France has a system of universal health care largely financed by government national health insurance. In its 2000 assessment of world health care systems, the World Health Organization found that France provided the "best overall health care" in the world.
The French government ensures that its population has access to care and decides what type of care is reimbursed, and to what degree (normally around 70%)..
Health authorities plan the size and numbers of hospitals. They decide on the amount and allocation of technical equipment (such as MRI, CT scans…).
The system is funded by obligatory health contributions on salaries - paid by employers, employees and the self employed; partly by central government funding; and partly by users who have to pay a small fraction of the cost of some health care that they receive.
Once you have become part of the French social security system, youll be issued with a Carte Vitale (green card)
This is your right to French health insurance - an affiliation to CPAM (Caisse Primaire dAssurance Maladie).
The Carte Vitale covers the likes of (some) surgery, maternity & fertility, examination/treatment by GPs, dental care, prescription drugs and X-Rays
You will need it at every health appointment (doctor, clinic, hospital, etc) and you will normally receive reimbursement for treatment directly into your bank account within five days.
NB. A Carte Vitale has no expiry date but must be updated (mise à jour) annually.
The temporary card whilst waiting for a Carte Vitale is called a feuille de soins This is recognised by CPAM as a legitimate medical payment.
GPs (médecins généralistes)
Most General Practicitioners are self-employed. Patients are free to choose the GP the want, and sign up with him or her, as their personal doctor. Patients have to pay a fee for any visit to a GP (around 23 euros in 2011). Most of this will be reimbursed by your state-run health insurance provider,
Virtually all GPs in France are "conventioned", i.e. they have signed a contract with the national health insurance scheme to provide their services in the framework of the national health service, at the rates agreed nationally.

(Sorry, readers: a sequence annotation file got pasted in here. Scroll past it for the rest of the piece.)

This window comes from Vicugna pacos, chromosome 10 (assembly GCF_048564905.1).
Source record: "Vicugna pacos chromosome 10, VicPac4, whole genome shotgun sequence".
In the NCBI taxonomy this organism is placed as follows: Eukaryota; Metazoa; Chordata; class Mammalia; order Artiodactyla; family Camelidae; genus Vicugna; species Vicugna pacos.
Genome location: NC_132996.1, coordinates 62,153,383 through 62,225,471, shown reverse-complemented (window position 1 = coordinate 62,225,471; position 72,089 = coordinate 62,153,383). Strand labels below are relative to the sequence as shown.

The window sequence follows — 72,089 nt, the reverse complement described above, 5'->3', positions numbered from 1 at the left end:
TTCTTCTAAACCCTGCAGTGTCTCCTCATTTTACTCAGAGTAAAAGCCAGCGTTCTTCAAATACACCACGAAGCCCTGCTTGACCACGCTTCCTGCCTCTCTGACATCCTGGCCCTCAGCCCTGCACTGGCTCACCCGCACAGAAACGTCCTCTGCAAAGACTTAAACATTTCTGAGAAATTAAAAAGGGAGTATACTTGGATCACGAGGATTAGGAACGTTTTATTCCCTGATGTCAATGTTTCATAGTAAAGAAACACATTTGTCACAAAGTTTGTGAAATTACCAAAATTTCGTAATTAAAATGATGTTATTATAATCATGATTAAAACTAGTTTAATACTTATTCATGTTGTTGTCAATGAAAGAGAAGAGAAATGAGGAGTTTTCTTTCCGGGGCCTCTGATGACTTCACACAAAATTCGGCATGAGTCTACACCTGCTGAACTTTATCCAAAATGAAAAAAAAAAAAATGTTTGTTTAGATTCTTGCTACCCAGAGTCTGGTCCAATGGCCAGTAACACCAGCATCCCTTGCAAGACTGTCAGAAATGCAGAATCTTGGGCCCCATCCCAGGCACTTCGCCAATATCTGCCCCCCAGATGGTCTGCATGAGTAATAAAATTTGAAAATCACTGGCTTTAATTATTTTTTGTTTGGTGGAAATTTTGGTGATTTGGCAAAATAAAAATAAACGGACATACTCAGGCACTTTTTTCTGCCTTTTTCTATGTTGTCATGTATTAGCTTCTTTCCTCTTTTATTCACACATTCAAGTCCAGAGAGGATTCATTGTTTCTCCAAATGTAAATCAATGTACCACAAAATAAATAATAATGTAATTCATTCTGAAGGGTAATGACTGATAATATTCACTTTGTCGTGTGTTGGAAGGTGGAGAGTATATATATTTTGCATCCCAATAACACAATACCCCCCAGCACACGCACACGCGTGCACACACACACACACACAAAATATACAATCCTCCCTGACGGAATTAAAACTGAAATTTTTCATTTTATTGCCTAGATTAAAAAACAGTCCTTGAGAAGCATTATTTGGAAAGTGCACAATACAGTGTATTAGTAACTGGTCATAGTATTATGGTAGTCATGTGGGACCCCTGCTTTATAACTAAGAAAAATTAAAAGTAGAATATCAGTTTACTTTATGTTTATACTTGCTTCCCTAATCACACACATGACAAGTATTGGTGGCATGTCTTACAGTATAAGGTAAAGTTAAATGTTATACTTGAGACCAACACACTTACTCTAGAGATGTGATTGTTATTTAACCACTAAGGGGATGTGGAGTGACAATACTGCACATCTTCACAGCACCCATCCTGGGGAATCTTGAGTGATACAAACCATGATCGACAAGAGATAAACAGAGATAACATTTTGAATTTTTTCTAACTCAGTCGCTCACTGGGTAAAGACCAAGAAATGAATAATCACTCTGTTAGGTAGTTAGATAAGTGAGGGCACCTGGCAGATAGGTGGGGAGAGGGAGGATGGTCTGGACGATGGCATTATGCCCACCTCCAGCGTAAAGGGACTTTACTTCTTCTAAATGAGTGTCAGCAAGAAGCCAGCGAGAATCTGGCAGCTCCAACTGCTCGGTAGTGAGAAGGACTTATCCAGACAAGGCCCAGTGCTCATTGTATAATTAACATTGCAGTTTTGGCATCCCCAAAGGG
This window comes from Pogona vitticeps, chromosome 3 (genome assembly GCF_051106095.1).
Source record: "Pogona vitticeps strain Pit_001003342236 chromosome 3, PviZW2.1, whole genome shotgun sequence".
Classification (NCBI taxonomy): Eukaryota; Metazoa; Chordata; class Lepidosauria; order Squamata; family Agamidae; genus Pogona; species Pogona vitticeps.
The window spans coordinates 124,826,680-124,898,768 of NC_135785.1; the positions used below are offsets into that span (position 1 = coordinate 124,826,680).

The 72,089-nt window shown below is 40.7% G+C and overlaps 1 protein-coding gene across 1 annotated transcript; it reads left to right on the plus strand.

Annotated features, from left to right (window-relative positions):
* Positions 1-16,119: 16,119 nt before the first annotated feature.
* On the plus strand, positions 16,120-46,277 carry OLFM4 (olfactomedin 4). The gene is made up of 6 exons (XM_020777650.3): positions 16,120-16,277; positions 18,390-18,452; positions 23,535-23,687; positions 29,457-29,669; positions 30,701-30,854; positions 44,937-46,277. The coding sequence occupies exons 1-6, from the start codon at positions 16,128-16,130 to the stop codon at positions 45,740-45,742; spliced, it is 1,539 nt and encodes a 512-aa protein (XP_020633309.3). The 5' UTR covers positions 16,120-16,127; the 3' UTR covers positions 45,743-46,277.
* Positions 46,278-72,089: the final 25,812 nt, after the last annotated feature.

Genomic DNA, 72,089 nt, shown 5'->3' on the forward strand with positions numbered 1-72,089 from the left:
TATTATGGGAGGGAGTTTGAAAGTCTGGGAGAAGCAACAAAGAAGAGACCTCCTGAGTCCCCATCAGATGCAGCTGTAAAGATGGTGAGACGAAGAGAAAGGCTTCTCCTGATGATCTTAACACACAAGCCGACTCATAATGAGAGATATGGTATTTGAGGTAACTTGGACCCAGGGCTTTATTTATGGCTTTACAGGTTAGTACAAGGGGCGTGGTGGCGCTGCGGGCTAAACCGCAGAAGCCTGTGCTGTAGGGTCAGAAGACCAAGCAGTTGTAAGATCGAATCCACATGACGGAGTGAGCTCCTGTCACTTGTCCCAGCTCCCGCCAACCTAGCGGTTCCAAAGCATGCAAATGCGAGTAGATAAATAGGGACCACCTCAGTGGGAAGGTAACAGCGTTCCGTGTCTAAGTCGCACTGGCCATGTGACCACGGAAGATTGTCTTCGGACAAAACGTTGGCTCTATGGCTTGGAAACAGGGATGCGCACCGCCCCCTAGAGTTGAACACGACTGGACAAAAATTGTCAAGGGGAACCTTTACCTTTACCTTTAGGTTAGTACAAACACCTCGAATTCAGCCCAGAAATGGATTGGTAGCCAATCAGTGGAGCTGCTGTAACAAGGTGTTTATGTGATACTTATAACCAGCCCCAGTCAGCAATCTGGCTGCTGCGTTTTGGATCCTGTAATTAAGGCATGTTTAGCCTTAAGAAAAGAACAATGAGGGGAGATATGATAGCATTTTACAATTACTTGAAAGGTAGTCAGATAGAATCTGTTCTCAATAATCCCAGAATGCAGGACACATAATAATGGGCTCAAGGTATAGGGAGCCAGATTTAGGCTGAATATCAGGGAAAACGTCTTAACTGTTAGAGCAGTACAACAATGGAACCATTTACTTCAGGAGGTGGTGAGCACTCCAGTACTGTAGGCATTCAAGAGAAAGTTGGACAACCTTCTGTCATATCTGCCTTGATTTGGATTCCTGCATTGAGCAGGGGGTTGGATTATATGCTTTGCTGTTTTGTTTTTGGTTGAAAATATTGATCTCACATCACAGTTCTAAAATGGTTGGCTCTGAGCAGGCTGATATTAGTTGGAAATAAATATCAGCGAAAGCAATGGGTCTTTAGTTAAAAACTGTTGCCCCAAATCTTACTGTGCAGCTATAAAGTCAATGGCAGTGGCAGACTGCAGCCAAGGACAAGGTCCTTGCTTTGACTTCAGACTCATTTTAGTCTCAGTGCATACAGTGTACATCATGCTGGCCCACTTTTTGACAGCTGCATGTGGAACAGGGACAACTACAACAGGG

There are two sorts of hospitals in France: hôpitaux when they are state run, and cliniques when they are privately run. Most private cliniques are state approved, and can therefore work for the national health service. Many specialists work in both state run hospitals and in private clinics: since they are self-employed professionals, they can sell their services to whatever hospital or clinic will pay them.
Both GPs and specialists can refer patients for hospital treatment if is is deemed necessary; and within the framework of the health service, they can send them for treatment in either a state-run hospital or a private clinic, whichever they consider to be best for the purpose, or to provide the fastest service.
Normally, you will not be charged more than 18 euros for a stay in a French hospital (for board and lodging).
Accident and emergency
A&E services (les urgences) are part of the national heath care system. All cities and large towns have a service know as the SAMU, which is the emergency ambulance service. Paramedics and medics from the SAMU are called out in the event of accident or emergency, and provide on the spot assistance before transporting the sick or injured to A&E or other specialised units at the nearest hospital providing them.
Specialist health care
Specialist health care is provided by specialists in all branches of medicine in towns and cities throughout France. Specialists charge higher fees than GPs but official rates are agreed with the national health service, which form the basis on which patients are reimbursed. A large number of specialists apply tariffs that are higher than the official rates; in such cases, patients will either be reimbursed according to the standard rate, or else at a higher rate, if their health insurance provider provides for this.
Visits to specialists in France are only reimbursed by the health care system at the full rate if the patient has been referred. You can visit any specialist you want, without getting referred by their own GP; but if you do, the cost of their specialist visit will only be paid back at the basic GP visit rate, however much they paid.
The main exception to this is for dentists: dental care is covered by the health service, but has its own tariffs and reimbursement rates.
Many specialists divide their time between consultancy work in their own surgery or group practice, and hospital work. Some work exclusively in their own practice, and some work exclusively in hospitals or clinics. It is important to remember that specialists working outside state hospitals do so as self-employed professionals, offering a private service that is paid for by the patient, and then rapidly reimbursed by the state health insurance scheme.
GPs and specialists prescribe medicines and then bought at a pharmacy. Unlike at a GPs, you only have to pay the part of the cost not covered by the state health care system. This depends on the nature of the prescription but the basic rates are: 100%, 65% (the normal rate) 35% and not-reimbursed.